NOT long ago, being the boss of a big Western tech firm was a dream job. As the billions rolled in, so did the plaudits: Google, Facebook, Amazon and others were making the world a better place. Today these companies are accused of being BAADD—big, anti-competitive, addictive and destructive to democracy. Regulators fine them, politicians grill them and one-time backers warn of their power to cause harm.
Much of this techlash is misguided. The presumption that big businesses must necessarily be wicked is plain wrong. Apple is to be admired as the world’s most valuable listed company for the simple reason that it makes things people want to buy, even while facing fierce competition. Many online services would be worse if their providers were smaller. Evidence for the link between smartphones and unhappiness is weak. Fake news is not only an online phenomenon.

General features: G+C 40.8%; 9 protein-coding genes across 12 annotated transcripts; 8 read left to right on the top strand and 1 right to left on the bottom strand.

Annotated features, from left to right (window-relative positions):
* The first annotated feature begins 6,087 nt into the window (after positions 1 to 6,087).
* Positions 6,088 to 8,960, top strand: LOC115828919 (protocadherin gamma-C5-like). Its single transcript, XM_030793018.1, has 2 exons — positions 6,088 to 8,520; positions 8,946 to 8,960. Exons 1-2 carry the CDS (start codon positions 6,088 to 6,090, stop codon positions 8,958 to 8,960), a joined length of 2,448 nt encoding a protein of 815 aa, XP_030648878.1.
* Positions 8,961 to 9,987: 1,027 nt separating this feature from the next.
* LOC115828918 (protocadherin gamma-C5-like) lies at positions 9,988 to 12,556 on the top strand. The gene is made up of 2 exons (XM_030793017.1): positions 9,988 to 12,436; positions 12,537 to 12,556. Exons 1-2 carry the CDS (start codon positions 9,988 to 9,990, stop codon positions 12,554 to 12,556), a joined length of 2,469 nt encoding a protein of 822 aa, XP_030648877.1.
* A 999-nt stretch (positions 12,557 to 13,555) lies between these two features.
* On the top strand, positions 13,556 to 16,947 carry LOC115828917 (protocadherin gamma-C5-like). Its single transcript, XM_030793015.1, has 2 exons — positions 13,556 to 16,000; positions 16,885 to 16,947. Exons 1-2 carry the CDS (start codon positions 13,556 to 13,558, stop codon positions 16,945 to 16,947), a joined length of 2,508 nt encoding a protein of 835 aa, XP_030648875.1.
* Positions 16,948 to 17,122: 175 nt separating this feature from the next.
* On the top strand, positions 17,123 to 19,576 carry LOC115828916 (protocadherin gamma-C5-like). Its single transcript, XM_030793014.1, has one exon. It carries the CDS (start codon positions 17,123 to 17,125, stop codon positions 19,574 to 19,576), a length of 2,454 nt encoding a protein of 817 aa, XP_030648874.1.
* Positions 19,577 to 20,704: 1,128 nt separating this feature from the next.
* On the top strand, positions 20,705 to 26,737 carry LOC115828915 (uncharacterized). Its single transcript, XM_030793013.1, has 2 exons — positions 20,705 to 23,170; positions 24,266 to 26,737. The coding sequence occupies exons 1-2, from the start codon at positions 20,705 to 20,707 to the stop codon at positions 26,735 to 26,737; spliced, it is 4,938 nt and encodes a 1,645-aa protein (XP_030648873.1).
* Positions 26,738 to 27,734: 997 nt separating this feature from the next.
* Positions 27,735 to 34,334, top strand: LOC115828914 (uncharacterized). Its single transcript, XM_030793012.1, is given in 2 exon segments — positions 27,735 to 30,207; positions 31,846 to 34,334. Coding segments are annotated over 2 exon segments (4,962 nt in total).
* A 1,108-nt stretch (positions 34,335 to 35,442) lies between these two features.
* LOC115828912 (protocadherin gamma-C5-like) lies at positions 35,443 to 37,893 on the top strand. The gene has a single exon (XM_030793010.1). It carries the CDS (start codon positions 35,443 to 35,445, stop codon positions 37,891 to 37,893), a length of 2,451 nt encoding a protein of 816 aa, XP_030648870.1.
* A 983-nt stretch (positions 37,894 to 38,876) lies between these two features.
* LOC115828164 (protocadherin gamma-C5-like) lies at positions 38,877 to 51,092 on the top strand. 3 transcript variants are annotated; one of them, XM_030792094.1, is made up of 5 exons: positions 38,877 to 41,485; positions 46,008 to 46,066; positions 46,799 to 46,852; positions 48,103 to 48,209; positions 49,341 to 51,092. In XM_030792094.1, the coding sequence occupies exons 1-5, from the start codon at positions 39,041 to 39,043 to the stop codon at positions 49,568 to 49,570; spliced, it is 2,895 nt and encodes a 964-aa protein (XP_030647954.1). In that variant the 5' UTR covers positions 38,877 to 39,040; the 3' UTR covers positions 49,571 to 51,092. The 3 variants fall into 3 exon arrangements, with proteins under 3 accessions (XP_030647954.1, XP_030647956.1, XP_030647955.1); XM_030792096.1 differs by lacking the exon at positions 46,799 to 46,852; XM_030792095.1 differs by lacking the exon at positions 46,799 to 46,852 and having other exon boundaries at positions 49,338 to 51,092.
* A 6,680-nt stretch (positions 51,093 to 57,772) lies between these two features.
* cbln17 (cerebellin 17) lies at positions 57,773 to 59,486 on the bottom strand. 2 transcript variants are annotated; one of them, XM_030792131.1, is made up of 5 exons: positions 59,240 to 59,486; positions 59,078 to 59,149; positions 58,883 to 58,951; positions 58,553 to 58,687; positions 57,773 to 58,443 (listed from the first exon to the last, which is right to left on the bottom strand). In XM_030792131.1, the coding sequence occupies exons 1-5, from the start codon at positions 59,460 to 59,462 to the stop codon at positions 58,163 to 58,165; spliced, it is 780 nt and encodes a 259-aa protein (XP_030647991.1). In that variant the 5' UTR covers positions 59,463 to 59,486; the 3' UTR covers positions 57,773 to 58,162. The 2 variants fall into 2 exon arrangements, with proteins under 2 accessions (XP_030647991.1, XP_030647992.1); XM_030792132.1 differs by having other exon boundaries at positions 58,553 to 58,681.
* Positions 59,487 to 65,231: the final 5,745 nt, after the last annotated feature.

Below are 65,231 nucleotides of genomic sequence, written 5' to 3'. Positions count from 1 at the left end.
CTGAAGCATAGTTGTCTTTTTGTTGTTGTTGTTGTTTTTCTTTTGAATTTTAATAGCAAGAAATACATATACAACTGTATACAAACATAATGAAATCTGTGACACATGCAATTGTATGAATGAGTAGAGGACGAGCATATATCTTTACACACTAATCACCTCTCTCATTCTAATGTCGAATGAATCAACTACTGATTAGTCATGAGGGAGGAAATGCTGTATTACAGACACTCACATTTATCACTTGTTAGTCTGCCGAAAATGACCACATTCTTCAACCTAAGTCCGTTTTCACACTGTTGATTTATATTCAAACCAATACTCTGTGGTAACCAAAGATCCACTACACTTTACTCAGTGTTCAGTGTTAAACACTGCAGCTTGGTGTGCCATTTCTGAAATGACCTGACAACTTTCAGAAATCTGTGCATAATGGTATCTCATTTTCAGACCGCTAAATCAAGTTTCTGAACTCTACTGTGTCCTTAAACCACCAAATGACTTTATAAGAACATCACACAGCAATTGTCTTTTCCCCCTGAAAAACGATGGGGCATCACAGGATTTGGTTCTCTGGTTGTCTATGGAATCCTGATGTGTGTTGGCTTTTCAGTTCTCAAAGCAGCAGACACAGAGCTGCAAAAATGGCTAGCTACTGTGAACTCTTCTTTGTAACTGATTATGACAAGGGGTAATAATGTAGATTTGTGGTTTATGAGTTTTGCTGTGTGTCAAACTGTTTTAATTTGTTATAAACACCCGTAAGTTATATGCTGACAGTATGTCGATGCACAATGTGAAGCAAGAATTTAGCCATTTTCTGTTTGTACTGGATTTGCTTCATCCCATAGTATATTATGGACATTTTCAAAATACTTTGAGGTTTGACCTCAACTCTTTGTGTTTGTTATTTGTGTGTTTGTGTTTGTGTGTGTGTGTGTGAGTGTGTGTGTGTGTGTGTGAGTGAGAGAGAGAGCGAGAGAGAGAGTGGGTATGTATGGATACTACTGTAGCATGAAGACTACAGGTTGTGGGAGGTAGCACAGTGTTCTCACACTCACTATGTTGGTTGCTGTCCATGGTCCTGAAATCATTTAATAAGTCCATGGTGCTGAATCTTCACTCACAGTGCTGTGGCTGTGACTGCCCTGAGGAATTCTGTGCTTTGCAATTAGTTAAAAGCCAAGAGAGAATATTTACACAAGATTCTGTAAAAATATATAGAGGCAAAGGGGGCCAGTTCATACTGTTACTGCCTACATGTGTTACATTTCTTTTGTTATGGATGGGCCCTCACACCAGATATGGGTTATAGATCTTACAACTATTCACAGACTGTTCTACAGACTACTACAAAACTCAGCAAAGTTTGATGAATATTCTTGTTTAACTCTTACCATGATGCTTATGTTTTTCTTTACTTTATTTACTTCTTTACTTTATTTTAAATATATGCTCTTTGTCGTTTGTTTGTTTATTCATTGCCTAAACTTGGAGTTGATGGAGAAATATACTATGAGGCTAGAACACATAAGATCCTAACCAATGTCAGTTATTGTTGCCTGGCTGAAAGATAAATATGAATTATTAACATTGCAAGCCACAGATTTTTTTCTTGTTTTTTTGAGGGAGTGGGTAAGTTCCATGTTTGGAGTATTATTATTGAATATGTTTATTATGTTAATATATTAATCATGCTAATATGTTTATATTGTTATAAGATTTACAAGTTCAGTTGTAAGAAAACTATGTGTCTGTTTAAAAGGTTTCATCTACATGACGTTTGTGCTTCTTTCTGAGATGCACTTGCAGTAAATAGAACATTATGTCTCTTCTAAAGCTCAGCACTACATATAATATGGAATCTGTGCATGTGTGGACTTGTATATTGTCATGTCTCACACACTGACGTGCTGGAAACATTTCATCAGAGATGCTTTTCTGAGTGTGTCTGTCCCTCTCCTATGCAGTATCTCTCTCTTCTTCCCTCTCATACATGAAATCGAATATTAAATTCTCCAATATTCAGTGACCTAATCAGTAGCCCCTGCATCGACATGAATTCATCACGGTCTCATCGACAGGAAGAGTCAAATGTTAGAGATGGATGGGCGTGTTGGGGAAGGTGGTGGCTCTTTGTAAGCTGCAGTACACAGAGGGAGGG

But big tech platforms, particularly Facebook, Google and Amazon, do indeed raise a worry about fair competition. That is partly because they often benefit from legal exemptions. Unlike publishers, Facebook and Google are rarely held responsible for what users do on them; and for years most American buyers on Amazon did not pay sales tax. Nor do the titans simply compete in a market. Increasingly, they are the market itself, providing the infrastructure (or “platforms”) for much of the digital economy. Many of their services appear to be free, but users “pay” for them by giving away their data. Powerful though they already are, their huge stockmarket valuations suggest that investors are counting on them to double or even triple in size in the next decade.